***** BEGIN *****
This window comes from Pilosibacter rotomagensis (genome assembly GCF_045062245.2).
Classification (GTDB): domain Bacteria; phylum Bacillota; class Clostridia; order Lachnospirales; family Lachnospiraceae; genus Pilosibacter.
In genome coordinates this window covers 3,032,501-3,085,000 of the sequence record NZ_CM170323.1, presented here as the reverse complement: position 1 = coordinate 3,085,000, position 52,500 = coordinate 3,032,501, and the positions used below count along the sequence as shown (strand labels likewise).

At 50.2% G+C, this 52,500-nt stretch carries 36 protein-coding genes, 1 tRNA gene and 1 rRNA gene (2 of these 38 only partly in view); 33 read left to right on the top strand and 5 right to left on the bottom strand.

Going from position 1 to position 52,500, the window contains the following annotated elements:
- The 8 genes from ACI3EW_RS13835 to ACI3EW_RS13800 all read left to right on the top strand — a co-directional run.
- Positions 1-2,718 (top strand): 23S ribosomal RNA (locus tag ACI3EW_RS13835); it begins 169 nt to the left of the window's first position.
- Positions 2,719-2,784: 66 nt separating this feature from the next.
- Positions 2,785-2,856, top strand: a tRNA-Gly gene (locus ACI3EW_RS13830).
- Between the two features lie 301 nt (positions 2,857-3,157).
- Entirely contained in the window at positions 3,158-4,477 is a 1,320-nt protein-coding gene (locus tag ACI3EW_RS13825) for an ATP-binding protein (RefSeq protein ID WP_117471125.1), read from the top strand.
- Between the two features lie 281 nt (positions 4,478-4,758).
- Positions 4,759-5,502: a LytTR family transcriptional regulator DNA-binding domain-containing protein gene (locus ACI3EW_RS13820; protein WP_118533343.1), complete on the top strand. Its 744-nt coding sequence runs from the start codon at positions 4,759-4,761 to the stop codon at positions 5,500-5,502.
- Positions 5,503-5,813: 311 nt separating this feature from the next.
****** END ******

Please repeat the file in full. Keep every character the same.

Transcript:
This window comes from Pilosibacter rotomagensis (genome assembly GCF_045062245.2).
Classification (GTDB): domain Bacteria; phylum Bacillota; class Clostridia; order Lachnospirales; family Lachnospiraceae; genus Pilosibacter.
In genome coordinates this window covers 3,032,501-3,085,000 of the sequence record NZ_CM170323.1, presented here as the reverse complement: position 1 = coordinate 3,085,000, position 52,500 = coordinate 3,032,501, and the positions used below count along the sequence as shown (strand labels likewise).

At 50.2% G+C, this 52,500-nt stretch carries 36 protein-coding genes, 1 tRNA gene and 1 rRNA gene (2 of these 38 only partly in view); 33 read left to right on the top strand and 5 right to left on the bottom strand.

Going from position 1 to position 52,500, the window contains the following annotated elements:
- The 8 genes from ACI3EW_RS13835 to ACI3EW_RS13800 all read left to right on the top strand — a co-directional run.
- Positions 1-2,718 (top strand): 23S ribosomal RNA (locus tag ACI3EW_RS13835); it begins 169 nt to the left of the window's first position.
- Positions 2,719-2,784: 66 nt separating this feature from the next.
- Positions 2,785-2,856, top strand: a tRNA-Gly gene (locus ACI3EW_RS13830).
- Between the two features lie 301 nt (positions 2,857-3,157).
- Entirely contained in the window at positions 3,158-4,477 is a 1,320-nt protein-coding gene (locus tag ACI3EW_RS13825) for an ATP-binding protein (RefSeq protein ID WP_117471125.1), read from the top strand.
- Between the two features lie 281 nt (positions 4,478-4,758).
- Positions 4,759-5,502: a LytTR family transcriptional regulator DNA-binding domain-containing protein gene (locus ACI3EW_RS13820; protein WP_118533343.1), complete on the top strand. Its 744-nt coding sequence runs from the start codon at positions 4,759-4,761 to the stop codon at positions 5,500-5,502.
- Positions 5,503-5,813: 311 nt separating this feature from the next.